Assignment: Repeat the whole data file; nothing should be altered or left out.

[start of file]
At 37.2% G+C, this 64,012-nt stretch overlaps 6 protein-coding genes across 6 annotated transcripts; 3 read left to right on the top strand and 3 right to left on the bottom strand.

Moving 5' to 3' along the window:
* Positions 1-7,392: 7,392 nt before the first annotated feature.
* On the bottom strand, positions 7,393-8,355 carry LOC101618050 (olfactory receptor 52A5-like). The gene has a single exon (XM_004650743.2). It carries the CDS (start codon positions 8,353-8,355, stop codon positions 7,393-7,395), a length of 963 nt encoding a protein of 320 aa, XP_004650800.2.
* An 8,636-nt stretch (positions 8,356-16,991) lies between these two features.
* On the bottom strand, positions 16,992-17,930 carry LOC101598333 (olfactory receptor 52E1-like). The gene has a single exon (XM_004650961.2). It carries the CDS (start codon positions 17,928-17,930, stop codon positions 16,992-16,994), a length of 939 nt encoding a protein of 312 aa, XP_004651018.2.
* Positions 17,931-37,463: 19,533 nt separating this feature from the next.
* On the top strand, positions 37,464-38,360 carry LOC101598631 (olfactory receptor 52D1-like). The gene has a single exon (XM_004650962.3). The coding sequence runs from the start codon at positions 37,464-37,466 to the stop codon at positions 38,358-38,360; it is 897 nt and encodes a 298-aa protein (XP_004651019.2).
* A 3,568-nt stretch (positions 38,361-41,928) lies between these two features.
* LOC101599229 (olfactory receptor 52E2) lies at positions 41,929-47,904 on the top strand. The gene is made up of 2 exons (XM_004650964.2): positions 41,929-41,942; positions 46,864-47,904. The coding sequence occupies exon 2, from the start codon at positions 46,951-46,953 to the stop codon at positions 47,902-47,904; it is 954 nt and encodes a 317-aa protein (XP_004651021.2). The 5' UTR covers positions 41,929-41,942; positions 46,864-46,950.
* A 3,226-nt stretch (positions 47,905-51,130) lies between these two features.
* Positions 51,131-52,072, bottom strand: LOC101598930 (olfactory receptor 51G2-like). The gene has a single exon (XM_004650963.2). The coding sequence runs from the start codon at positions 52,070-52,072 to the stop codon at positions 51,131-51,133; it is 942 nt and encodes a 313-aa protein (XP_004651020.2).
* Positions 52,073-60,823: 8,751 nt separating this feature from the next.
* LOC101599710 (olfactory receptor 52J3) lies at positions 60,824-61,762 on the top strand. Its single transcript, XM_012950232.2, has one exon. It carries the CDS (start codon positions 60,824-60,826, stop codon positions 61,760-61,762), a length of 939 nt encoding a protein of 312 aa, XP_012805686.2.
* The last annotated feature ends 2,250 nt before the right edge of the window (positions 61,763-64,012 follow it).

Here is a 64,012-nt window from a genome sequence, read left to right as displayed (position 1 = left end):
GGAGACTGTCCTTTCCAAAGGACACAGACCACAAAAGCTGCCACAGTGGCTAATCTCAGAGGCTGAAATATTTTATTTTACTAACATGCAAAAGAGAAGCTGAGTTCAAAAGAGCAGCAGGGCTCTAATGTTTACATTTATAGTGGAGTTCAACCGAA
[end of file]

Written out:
At 37.2% G+C, this 64,012-nt stretch overlaps 6 protein-coding genes across 6 annotated transcripts; 3 read left to right on the top strand and 3 right to left on the bottom strand.

Moving 5' to 3' along the window:
* Positions 1-7,392: 7,392 nt before the first annotated feature.
* On the bottom strand, positions 7,393-8,355 carry LOC101618050 (olfactory receptor 52A5-like). The gene has a single exon (XM_004650743.2). It carries the CDS (start codon positions 8,353-8,355, stop codon positions 7,393-7,395), a length of 963 nt encoding a protein of 320 aa, XP_004650800.2.
* An 8,636-nt stretch (positions 8,356-16,991) lies between these two features.
* On the bottom strand, positions 16,992-17,930 carry LOC101598333 (olfactory receptor 52E1-like). The gene has a single exon (XM_004650961.2). It carries the CDS (start codon positions 17,928-17,930, stop codon positions 16,992-16,994), a length of 939 nt encoding a protein of 312 aa, XP_004651018.2.
* Positions 17,931-37,463: 19,533 nt separating this feature from the next.
* On the top strand, positions 37,464-38,360 carry LOC101598631 (olfactory receptor 52D1-like). The gene has a single exon (XM_004650962.3). The coding sequence runs from the start codon at positions 37,464-37,466 to the stop codon at positions 38,358-38,360; it is 897 nt and encodes a 298-aa protein (XP_004651019.2).
* A 3,568-nt stretch (positions 38,361-41,928) lies between these two features.
* LOC101599229 (olfactory receptor 52E2) lies at positions 41,929-47,904 on the top strand. The gene is made up of 2 exons (XM_004650964.2): positions 41,929-41,942; positions 46,864-47,904. The coding sequence occupies exon 2, from the start codon at positions 46,951-46,953 to the stop codon at positions 47,902-47,904; it is 954 nt and encodes a 317-aa protein (XP_004651021.2). The 5' UTR covers positions 41,929-41,942; positions 46,864-46,950.
* A 3,226-nt stretch (positions 47,905-51,130) lies between these two features.
* Positions 51,131-52,072, bottom strand: LOC101598930 (olfactory receptor 51G2-like). The gene has a single exon (XM_004650963.2). The coding sequence runs from the start codon at positions 52,070-52,072 to the stop codon at positions 51,131-51,133; it is 942 nt and encodes a 313-aa protein (XP_004651020.2).
* Positions 52,073-60,823: 8,751 nt separating this feature from the next.
* LOC101599710 (olfactory receptor 52J3) lies at positions 60,824-61,762 on the top strand. Its single transcript, XM_012950232.2, has one exon. It carries the CDS (start codon positions 60,824-60,826, stop codon positions 61,760-61,762), a length of 939 nt encoding a protein of 312 aa, XP_012805686.2.
* The last annotated feature ends 2,250 nt before the right edge of the window (positions 61,763-64,012 follow it).

Here is a 64,012-nt window from a genome sequence, read left to right as displayed (position 1 = left end):
GGAGACTGTCCTTTCCAAAGGACACAGACCACAAAAGCTGCCACAGTGGCTAATCTCAGAGGCTGAAATATTTTATTTTACTAACATGCAAAAGAGAAGCTGAGTTCAAAAGAGCAGCAGGGCTCTAATGTTTACATTTATAGTGGAGTTCAACCGAA